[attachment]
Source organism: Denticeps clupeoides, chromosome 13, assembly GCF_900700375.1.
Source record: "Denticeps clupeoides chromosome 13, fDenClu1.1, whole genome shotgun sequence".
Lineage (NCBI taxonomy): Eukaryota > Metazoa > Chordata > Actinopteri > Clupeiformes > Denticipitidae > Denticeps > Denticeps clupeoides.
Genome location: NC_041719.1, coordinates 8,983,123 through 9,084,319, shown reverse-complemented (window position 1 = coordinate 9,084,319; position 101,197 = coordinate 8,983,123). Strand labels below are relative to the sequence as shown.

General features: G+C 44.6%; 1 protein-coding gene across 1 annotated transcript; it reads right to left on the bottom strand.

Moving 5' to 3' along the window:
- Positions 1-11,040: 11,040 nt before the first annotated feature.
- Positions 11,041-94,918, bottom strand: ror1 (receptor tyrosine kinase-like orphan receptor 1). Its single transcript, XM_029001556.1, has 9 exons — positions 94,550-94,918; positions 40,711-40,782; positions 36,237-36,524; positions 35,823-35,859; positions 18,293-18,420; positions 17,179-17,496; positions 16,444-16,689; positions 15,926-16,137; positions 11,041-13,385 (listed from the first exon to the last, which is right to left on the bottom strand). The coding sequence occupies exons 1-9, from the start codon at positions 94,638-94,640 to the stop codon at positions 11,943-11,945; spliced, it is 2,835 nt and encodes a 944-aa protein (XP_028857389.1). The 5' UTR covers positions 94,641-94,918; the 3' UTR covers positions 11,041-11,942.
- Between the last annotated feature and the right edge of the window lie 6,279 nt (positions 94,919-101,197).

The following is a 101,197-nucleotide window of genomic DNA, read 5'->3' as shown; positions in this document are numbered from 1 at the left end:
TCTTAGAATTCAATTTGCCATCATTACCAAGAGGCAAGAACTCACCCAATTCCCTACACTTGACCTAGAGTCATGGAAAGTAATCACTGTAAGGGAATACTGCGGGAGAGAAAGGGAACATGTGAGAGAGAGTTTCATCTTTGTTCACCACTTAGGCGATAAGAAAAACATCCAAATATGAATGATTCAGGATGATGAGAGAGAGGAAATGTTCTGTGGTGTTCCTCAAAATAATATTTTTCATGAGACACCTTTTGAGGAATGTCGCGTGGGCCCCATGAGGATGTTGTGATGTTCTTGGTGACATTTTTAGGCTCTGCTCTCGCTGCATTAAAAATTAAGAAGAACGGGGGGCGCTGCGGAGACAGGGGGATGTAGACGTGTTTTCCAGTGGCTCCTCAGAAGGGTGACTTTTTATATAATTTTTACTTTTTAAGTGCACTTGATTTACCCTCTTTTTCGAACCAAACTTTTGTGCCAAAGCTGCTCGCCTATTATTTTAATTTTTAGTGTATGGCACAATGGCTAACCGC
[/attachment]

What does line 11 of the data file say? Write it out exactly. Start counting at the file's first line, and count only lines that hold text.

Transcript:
TCTTAGAATTCAATTTGCCATCATTACCAAGAGGCAAGAACTCACCCAATTCCCTACACTTGACCTAGAGTCATGGAAAGTAATCACTGTAAGGGAATACTGCGGGAGAGAAAGGGAACATGTGAGAGAGAGTTTCATCTTTGTTCACCACTTAGGCGATAAGAAAAACATCCAAATATGAATGATTCAGGATGATGAGAGAGAGGAAATGTTCTGTGGTGTTCCTCAAAATAATATTTTTCATGAGACACCTTTTGAGGAATGTCGCGTGGGCCCCATGAGGATGTTGTGATGTTCTTGGTGACATTTTTAGGCTCTGCTCTCGCTGCATTAAAAATTAAGAAGAACGGGGGGCGCTGCGGAGACAGGGGGATGTAGACGTGTTTTCCAGTGGCTCCTCAGAAGGGTGACTTTTTATATAATTTTTACTTTTTAAGTGCACTTGATTTACCCTCTTTTTCGAACCAAACTTTTGTGCCAAAGCTGCTCGCCTATTATTTTAATTTTTAGTGTATGGCACAATGGCTAACCGC